Sunday, July 21, 2013

Book Review: Awkward (Smith High #1) by Marni Bates

Awkward Cover Wonderful young-adult chick lit with a terrific romantic subplot

Awkward (Smith High #1) by Marni Bates

Reading Level: Young Adult
Release Date: December 27, 2011
Pages: 300 pages
Publisher: Kensington Books
Source: Library
Reviewed By: Kate McMurry

Seventeen-year-old Mackenzie Wellesley is an excellent student, but she's unfortunately both socially and physically awkward. Her clumsiness has become a way of life for her during the past ten years, ever since she tripped at a ballet recital, yanked down a curtain, and exposed her father's kissing her dancing instructor. Mack has blamed herself for the resulting divorce, and has been estranged from her father ever since, because he remarried, moved out of state and essentially abandoned poor Mack. As a result, she has been distrustful of the entire male sex, other than her kind and light-hearted, gay best friend Corey, and she has never dated. In addition, Mack has purposely chosen to remain socially invisible, existing on the outskirts of the various social groups at her high school. Her only relationship other than Corey is her other best friend, Jane, a fellow, studious, introverted geek, until the day that Mack accidentally knocks down a huge football player with her backpack. While he is lying, stunned, on the ground, Mack assumes his life is in danger, and unknown to her, a fellow student records her hysterical and wildly funny attempt at administering CPR on the fallen jock. When the video is posted on YouTube, Mack becomes an overnight sensation, originally due to being a laughingstock, but soon after because a famous boy band cuts clips of the infamous CPR video into their own music video of one of their most popular songs. This new mashup video receives millions of hits, and paparazzi begin stalking Mack everywhere she goes.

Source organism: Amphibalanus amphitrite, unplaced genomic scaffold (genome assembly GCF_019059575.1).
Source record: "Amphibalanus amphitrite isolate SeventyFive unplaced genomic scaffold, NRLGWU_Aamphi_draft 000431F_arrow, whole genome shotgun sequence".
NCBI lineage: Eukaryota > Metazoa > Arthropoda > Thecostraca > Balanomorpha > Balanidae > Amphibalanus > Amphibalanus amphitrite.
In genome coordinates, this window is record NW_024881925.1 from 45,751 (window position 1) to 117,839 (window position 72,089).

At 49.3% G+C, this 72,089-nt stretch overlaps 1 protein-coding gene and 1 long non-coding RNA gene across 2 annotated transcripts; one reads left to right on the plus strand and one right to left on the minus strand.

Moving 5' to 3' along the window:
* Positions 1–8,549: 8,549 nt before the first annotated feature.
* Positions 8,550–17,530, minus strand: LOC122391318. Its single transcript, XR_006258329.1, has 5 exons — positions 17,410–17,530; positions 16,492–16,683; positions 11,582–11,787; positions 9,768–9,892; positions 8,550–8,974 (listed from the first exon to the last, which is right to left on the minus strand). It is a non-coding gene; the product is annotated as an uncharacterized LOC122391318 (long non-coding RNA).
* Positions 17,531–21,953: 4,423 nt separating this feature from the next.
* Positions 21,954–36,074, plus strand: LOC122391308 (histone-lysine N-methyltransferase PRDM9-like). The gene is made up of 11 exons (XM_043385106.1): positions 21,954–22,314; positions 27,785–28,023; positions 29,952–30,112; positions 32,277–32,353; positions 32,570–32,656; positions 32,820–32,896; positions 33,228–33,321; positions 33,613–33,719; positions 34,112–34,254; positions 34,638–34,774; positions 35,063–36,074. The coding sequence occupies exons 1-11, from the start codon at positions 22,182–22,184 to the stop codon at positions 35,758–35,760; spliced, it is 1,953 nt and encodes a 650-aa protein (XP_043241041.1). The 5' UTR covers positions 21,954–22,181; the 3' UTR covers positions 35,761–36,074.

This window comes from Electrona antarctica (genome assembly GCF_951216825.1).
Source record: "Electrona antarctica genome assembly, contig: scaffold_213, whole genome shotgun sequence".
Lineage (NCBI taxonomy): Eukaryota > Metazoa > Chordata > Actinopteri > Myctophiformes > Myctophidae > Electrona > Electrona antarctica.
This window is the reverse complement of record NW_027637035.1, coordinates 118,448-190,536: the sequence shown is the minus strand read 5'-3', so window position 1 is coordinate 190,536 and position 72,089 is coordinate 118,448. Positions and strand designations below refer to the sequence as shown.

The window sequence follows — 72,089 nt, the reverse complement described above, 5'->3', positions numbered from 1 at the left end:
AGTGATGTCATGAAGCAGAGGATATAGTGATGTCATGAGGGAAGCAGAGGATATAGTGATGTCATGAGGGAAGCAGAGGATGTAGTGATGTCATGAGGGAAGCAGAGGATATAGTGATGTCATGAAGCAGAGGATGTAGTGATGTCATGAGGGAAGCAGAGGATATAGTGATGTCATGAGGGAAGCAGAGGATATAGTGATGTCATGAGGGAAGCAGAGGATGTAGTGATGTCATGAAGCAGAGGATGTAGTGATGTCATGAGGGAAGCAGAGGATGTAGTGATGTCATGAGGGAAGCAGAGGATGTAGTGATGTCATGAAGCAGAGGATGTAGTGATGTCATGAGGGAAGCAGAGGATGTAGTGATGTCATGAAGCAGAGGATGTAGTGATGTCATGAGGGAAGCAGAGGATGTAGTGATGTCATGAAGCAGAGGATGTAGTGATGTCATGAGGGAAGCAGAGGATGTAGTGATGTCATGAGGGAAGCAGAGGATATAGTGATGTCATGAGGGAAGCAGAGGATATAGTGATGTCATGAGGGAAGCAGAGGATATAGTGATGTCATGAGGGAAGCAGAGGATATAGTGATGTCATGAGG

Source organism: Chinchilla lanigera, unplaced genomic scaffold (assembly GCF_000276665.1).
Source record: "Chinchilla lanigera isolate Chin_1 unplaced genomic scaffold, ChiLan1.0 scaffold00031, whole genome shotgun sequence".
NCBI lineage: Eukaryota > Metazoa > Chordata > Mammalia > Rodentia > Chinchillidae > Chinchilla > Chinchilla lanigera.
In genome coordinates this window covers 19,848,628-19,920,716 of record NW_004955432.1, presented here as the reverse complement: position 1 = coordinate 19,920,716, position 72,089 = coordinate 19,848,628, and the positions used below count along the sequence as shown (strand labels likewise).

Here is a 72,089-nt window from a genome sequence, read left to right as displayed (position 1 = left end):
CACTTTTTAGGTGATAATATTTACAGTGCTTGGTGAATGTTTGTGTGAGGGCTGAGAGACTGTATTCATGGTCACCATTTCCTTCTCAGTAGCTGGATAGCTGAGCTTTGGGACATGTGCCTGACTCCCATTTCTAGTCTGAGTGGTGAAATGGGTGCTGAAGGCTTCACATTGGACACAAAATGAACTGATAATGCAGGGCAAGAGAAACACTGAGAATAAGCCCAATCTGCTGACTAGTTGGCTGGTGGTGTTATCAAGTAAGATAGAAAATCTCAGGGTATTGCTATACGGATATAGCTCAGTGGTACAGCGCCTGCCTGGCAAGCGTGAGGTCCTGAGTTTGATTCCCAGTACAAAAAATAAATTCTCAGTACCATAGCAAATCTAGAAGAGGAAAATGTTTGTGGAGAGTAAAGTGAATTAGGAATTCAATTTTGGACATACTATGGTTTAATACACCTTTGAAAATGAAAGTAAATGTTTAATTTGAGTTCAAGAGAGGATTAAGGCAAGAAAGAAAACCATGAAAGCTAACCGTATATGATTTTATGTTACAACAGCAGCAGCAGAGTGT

This is a humorous and endearing chick lit novel. Mack is an extremely sympathetic heroine, and her overwhelmed but witty reactions to the events surrounding her YouTube fame are enormously entertaining. I love her existing best friends Corey and Jane, as well as the new friends Mack makes after she is catapulted from obscurity to a national limelight.

I was also delighted with the terrific romance subplot. Mack's love interest, Logan, is a great guy, and the repartee between him and Mack is my favorite part of the book. Amidst all the other craziness befalling poor Mack, there isn't as much on-stage time with Logan as I would personally have liked, because he is one of the best YA male love interests I've read this year--not just a handsome face but compassionate, responsible and very smart.

I'm looking forward to reading more books by this talented author. Mack's friend Jane has her own novel in the sequel, Invisible.

I rate this book as follows:

Heroine: 5

Subcharacters: 5

Chick-Lit Plot: 5

Romantic Subplot with Logan: 5

Writing: 5

Overall: 5

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